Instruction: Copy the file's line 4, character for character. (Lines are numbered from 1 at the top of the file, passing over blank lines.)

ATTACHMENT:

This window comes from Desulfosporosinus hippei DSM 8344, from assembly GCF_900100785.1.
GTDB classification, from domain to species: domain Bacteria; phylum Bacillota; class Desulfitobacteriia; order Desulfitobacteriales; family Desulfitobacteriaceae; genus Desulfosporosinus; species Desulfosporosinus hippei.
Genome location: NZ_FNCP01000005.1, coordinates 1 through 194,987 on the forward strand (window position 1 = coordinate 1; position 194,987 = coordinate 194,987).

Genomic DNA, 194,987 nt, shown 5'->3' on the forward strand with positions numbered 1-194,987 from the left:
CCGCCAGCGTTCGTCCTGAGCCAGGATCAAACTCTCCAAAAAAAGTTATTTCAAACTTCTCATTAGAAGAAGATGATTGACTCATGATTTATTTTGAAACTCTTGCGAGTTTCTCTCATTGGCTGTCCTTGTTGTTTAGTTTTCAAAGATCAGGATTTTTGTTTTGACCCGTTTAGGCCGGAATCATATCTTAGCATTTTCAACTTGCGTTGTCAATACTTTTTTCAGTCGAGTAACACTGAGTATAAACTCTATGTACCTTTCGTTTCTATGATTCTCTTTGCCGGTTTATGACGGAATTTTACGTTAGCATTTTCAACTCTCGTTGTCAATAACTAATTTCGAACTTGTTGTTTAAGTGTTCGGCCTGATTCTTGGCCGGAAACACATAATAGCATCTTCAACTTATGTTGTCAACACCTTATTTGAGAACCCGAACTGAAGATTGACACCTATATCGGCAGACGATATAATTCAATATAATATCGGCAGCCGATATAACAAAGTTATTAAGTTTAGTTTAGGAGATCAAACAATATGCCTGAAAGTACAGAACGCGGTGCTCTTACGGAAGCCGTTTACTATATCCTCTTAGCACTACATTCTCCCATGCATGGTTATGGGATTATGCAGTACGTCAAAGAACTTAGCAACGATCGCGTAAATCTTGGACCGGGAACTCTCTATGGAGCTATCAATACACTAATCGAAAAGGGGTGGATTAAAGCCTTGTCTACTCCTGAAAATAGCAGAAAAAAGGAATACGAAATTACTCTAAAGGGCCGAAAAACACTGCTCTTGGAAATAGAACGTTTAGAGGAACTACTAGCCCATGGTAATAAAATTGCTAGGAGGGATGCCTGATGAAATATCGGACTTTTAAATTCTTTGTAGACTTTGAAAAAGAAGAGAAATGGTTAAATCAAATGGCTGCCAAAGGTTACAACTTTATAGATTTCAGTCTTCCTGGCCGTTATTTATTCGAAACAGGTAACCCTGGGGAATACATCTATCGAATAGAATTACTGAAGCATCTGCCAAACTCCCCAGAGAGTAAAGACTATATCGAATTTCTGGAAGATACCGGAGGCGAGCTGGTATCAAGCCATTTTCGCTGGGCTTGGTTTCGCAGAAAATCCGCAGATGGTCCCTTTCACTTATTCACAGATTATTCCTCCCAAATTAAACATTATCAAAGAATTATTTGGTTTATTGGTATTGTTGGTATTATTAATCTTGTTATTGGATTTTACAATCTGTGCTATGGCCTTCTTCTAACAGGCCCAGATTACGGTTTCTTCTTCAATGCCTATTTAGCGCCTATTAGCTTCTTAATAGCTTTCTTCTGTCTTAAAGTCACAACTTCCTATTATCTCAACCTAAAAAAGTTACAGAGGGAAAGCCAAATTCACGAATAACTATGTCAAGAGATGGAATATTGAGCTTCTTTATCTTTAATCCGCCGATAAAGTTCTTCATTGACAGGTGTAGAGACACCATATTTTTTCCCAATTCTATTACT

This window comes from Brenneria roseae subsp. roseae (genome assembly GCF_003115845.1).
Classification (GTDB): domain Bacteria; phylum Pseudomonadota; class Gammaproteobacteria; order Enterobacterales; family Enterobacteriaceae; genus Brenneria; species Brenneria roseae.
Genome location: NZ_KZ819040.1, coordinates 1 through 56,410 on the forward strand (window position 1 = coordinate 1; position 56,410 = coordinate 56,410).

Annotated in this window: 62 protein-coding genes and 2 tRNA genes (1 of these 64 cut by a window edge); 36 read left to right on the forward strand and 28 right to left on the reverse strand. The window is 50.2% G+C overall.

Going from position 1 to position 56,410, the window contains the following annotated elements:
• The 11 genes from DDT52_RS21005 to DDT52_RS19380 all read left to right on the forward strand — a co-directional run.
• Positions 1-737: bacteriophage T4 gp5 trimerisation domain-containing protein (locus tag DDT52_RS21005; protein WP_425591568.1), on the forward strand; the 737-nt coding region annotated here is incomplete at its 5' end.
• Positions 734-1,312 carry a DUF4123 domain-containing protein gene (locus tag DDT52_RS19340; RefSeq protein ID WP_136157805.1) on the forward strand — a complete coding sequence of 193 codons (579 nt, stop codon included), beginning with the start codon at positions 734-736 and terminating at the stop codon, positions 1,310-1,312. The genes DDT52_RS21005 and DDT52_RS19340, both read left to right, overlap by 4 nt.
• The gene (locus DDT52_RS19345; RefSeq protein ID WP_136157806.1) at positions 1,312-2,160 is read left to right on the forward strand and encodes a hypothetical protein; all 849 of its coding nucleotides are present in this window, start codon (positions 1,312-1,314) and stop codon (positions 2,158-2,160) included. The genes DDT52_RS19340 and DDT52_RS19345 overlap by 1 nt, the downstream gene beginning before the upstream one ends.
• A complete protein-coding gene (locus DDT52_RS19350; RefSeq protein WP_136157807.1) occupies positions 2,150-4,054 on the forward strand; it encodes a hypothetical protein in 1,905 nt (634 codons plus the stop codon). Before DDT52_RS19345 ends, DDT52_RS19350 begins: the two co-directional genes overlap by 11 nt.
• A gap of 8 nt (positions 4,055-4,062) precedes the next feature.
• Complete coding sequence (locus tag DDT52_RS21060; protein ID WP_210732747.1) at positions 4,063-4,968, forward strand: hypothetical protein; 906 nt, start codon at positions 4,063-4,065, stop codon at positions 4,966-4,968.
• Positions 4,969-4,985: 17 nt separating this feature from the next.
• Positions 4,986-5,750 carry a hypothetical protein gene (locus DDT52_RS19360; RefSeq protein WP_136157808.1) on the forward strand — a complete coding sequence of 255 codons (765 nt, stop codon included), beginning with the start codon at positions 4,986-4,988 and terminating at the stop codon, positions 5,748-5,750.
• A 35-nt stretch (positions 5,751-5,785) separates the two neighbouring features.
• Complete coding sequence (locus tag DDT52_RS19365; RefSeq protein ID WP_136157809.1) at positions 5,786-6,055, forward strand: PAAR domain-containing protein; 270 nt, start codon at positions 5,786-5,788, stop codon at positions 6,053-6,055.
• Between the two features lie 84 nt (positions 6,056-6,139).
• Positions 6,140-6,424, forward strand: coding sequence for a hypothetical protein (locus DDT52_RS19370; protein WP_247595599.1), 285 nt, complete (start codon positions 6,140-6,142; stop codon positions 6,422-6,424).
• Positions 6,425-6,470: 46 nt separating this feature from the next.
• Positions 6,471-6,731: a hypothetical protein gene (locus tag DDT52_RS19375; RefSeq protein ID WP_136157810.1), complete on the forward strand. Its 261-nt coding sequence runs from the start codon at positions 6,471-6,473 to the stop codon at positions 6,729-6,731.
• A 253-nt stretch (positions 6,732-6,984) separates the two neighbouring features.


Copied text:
Genomic DNA, 194,987 nt, shown 5'->3' on the forward strand with positions numbered 1-194,987 from the left: